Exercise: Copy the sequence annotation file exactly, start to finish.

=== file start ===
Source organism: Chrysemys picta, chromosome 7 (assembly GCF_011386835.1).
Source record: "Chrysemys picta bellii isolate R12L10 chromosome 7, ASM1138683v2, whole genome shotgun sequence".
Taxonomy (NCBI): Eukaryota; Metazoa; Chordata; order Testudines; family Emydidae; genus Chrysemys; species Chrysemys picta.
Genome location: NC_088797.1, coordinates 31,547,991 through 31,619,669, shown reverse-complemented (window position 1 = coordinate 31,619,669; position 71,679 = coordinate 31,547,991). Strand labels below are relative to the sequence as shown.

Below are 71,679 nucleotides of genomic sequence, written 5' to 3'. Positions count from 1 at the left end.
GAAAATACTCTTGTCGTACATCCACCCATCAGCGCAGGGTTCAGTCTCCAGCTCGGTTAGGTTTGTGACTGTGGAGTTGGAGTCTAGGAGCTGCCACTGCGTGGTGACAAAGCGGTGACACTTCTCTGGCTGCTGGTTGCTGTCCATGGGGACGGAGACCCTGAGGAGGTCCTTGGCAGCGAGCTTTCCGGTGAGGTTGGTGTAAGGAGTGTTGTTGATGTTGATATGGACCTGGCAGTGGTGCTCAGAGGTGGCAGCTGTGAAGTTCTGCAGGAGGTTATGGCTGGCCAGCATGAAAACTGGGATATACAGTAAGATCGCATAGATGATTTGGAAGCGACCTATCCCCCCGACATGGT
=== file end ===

Source organism: Chrysemys picta, chromosome 7 (assembly GCF_011386835.1).
Source record: "Chrysemys picta bellii isolate R12L10 chromosome 7, ASM1138683v2, whole genome shotgun sequence".
Taxonomy (NCBI): Eukaryota; Metazoa; Chordata; order Testudines; family Emydidae; genus Chrysemys; species Chrysemys picta.
Genome location: NC_088797.1, coordinates 31,547,991 through 31,619,669, shown reverse-complemented (window position 1 = coordinate 31,619,669; position 71,679 = coordinate 31,547,991). Strand labels below are relative to the sequence as shown.

Below are 71,679 nucleotides of genomic sequence, written 5' to 3'. Positions count from 1 at the left end.
GAAAATACTCTTGTCGTACATCCACCCATCAGCGCAGGGTTCAGTCTCCAGCTCGGTTAGGTTTGTGACTGTGGAGTTGGAGTCTAGGAGCTGCCACTGCGTGGTGACAAAGCGGTGACACTTCTCTGGCTGCTGGTTGCTGTCCATGGGGACGGAGACCCTGAGGAGGTCCTTGGCAGCGAGCTTTCCGGTGAGGTTGGTGTAAGGAGTGTTGTTGATGTTGATATGGACCTGGCAGTGGTGCTCAGAGGTGGCAGCTGTGAAGTTCTGCAGGAGGTTATGGCTGGCCAGCATGAAAACTGGGATATACAGTAAGATCGCATAGATGATTTGGAAGCGACCTATCCCCCCGACATGGT